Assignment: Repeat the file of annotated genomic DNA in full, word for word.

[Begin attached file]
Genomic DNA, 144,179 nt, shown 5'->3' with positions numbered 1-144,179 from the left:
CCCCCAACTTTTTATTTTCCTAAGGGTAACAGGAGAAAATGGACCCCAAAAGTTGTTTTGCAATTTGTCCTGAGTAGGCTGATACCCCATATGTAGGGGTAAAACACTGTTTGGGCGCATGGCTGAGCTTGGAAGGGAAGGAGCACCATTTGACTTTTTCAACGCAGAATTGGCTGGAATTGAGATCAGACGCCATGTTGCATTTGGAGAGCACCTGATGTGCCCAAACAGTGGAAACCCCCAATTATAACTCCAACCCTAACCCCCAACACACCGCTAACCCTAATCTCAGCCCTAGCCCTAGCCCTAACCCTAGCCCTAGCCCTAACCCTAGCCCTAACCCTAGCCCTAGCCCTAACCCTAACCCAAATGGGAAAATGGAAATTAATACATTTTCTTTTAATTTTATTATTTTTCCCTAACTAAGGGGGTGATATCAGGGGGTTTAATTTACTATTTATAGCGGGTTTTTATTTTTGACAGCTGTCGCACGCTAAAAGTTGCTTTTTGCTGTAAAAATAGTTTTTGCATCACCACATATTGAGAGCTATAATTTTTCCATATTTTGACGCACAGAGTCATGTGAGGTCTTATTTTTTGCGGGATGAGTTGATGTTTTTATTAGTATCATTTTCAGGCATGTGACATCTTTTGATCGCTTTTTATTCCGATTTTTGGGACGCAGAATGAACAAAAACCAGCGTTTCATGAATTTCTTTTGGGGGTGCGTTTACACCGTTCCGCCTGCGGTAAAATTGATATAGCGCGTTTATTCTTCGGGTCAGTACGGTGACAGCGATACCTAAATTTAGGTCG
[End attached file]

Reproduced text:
Genomic DNA, 144,179 nt, shown 5'->3' with positions numbered 1-144,179 from the left:
CCCCCAACTTTTTATTTTCCTAAGGGTAACAGGAGAAAATGGACCCCAAAAGTTGTTTTGCAATTTGTCCTGAGTAGGCTGATACCCCATATGTAGGGGTAAAACACTGTTTGGGCGCATGGCTGAGCTTGGAAGGGAAGGAGCACCATTTGACTTTTTCAACGCAGAATTGGCTGGAATTGAGATCAGACGCCATGTTGCATTTGGAGAGCACCTGATGTGCCCAAACAGTGGAAACCCCCAATTATAACTCCAACCCTAACCCCCAACACACCGCTAACCCTAATCTCAGCCCTAGCCCTAGCCCTAACCCTAGCCCTAGCCCTAACCCTAGCCCTAACCCTAGCCCTAGCCCTAACCCTAACCCAAATGGGAAAATGGAAATTAATACATTTTCTTTTAATTTTATTATTTTTCCCTAACTAAGGGGGTGATATCAGGGGGTTTAATTTACTATTTATAGCGGGTTTTTATTTTTGACAGCTGTCGCACGCTAAAAGTTGCTTTTTGCTGTAAAAATAGTTTTTGCATCACCACATATTGAGAGCTATAATTTTTCCATATTTTGACGCACAGAGTCATGTGAGGTCTTATTTTTTGCGGGATGAGTTGATGTTTTTATTAGTATCATTTTCAGGCATGTGACATCTTTTGATCGCTTTTTATTCCGATTTTTGGGACGCAGAATGAACAAAAACCAGCGTTTCATGAATTTCTTTTGGGGGTGCGTTTACACCGTTCCGCCTGCGGTAAAATTGATATAGCGCGTTTATTCTTCGGGTCAGTACGGTGACAGCGATACCTAAATTTAGGTCG